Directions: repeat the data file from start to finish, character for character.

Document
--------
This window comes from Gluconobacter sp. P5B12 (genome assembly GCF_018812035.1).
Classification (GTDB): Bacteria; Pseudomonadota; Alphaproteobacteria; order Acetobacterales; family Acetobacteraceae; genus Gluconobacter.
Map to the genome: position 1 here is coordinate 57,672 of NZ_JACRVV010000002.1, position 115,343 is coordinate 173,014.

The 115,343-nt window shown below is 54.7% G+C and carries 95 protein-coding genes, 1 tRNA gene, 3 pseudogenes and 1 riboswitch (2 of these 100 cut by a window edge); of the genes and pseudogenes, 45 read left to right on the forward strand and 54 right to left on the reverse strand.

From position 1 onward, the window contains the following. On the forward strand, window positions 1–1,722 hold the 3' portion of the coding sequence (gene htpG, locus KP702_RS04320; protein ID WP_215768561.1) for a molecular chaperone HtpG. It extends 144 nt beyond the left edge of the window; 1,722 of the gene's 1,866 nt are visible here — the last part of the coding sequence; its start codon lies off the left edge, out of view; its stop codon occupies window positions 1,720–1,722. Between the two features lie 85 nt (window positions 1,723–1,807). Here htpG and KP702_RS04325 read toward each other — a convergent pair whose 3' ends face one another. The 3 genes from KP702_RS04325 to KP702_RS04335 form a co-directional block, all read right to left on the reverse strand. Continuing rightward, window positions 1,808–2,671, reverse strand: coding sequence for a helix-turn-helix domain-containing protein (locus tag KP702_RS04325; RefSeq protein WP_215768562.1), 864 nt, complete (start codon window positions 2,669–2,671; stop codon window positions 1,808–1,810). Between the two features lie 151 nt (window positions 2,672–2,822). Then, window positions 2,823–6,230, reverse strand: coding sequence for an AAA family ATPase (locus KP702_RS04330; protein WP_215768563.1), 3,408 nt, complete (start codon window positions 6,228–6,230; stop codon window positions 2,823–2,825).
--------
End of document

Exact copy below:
This window comes from Gluconobacter sp. P5B12 (genome assembly GCF_018812035.1).
Classification (GTDB): Bacteria; Pseudomonadota; Alphaproteobacteria; order Acetobacterales; family Acetobacteraceae; genus Gluconobacter.
Map to the genome: position 1 here is coordinate 57,672 of NZ_JACRVV010000002.1, position 115,343 is coordinate 173,014.

The 115,343-nt window shown below is 54.7% G+C and carries 95 protein-coding genes, 1 tRNA gene, 3 pseudogenes and 1 riboswitch (2 of these 100 cut by a window edge); of the genes and pseudogenes, 45 read left to right on the forward strand and 54 right to left on the reverse strand.

From position 1 onward, the window contains the following. On the forward strand, window positions 1–1,722 hold the 3' portion of the coding sequence (gene htpG, locus KP702_RS04320; protein ID WP_215768561.1) for a molecular chaperone HtpG. It extends 144 nt beyond the left edge of the window; 1,722 of the gene's 1,866 nt are visible here — the last part of the coding sequence; its start codon lies off the left edge, out of view; its stop codon occupies window positions 1,720–1,722. Between the two features lie 85 nt (window positions 1,723–1,807). Here htpG and KP702_RS04325 read toward each other — a convergent pair whose 3' ends face one another. The 3 genes from KP702_RS04325 to KP702_RS04335 form a co-directional block, all read right to left on the reverse strand. Continuing rightward, window positions 1,808–2,671, reverse strand: coding sequence for a helix-turn-helix domain-containing protein (locus tag KP702_RS04325; RefSeq protein WP_215768562.1), 864 nt, complete (start codon window positions 2,669–2,671; stop codon window positions 1,808–1,810). Between the two features lie 151 nt (window positions 2,672–2,822). Then, window positions 2,823–6,230, reverse strand: coding sequence for an AAA family ATPase (locus KP702_RS04330; protein WP_215768563.1), 3,408 nt, complete (start codon window positions 6,228–6,230; stop codon window positions 2,823–2,825).